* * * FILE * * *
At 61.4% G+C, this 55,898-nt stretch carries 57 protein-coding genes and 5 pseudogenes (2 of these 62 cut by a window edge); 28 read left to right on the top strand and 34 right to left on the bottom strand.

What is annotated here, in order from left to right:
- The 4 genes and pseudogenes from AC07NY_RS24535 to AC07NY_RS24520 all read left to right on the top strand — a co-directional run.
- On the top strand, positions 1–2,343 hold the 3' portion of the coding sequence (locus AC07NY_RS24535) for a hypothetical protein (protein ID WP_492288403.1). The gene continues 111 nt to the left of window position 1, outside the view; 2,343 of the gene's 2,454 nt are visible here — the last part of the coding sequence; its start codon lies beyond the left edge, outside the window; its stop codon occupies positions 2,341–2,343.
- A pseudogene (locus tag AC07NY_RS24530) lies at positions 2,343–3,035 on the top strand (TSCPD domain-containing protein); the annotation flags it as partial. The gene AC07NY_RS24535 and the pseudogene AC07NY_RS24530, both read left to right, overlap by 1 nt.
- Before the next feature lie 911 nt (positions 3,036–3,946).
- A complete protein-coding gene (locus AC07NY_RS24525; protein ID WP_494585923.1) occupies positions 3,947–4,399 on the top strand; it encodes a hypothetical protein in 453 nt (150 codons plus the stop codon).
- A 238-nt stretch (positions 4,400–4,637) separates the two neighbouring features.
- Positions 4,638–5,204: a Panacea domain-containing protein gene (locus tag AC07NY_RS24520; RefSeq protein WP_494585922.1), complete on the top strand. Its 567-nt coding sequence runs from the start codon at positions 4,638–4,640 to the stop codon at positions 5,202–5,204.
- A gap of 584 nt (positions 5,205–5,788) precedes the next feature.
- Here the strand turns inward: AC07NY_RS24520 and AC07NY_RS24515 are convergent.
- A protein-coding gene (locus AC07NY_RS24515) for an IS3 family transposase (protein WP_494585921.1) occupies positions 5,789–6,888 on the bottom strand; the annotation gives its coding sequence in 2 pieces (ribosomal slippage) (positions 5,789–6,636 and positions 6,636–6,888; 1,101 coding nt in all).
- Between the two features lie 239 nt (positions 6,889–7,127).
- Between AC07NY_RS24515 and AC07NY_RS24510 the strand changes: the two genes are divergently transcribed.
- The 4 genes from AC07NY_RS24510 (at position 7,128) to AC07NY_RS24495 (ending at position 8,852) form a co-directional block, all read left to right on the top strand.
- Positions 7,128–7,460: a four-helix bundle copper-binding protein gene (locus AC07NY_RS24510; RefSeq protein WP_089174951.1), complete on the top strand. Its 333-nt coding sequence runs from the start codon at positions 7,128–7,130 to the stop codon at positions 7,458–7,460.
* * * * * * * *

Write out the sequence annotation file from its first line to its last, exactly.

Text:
At 61.4% G+C, this 55,898-nt stretch carries 57 protein-coding genes and 5 pseudogenes (2 of these 62 cut by a window edge); 28 read left to right on the top strand and 34 right to left on the bottom strand.

What is annotated here, in order from left to right:
- The 4 genes and pseudogenes from AC07NY_RS24535 to AC07NY_RS24520 all read left to right on the top strand — a co-directional run.
- On the top strand, positions 1–2,343 hold the 3' portion of the coding sequence (locus AC07NY_RS24535) for a hypothetical protein (protein ID WP_492288403.1). The gene continues 111 nt to the left of window position 1, outside the view; 2,343 of the gene's 2,454 nt are visible here — the last part of the coding sequence; its start codon lies beyond the left edge, outside the window; its stop codon occupies positions 2,341–2,343.
- A pseudogene (locus tag AC07NY_RS24530) lies at positions 2,343–3,035 on the top strand (TSCPD domain-containing protein); the annotation flags it as partial. The gene AC07NY_RS24535 and the pseudogene AC07NY_RS24530, both read left to right, overlap by 1 nt.
- Before the next feature lie 911 nt (positions 3,036–3,946).
- A complete protein-coding gene (locus AC07NY_RS24525; protein ID WP_494585923.1) occupies positions 3,947–4,399 on the top strand; it encodes a hypothetical protein in 453 nt (150 codons plus the stop codon).
- A 238-nt stretch (positions 4,400–4,637) separates the two neighbouring features.
- Positions 4,638–5,204: a Panacea domain-containing protein gene (locus tag AC07NY_RS24520; RefSeq protein WP_494585922.1), complete on the top strand. Its 567-nt coding sequence runs from the start codon at positions 4,638–4,640 to the stop codon at positions 5,202–5,204.
- A gap of 584 nt (positions 5,205–5,788) precedes the next feature.
- Here the strand turns inward: AC07NY_RS24520 and AC07NY_RS24515 are convergent.
- A protein-coding gene (locus AC07NY_RS24515) for an IS3 family transposase (protein WP_494585921.1) occupies positions 5,789–6,888 on the bottom strand; the annotation gives its coding sequence in 2 pieces (ribosomal slippage) (positions 5,789–6,636 and positions 6,636–6,888; 1,101 coding nt in all).
- Between the two features lie 239 nt (positions 6,889–7,127).
- Between AC07NY_RS24515 and AC07NY_RS24510 the strand changes: the two genes are divergently transcribed.
- The 4 genes from AC07NY_RS24510 (at position 7,128) to AC07NY_RS24495 (ending at position 8,852) form a co-directional block, all read left to right on the top strand.
- Positions 7,128–7,460: a four-helix bundle copper-binding protein gene (locus AC07NY_RS24510; RefSeq protein WP_089174951.1), complete on the top strand. Its 333-nt coding sequence runs from the start codon at positions 7,128–7,130 to the stop codon at positions 7,458–7,460.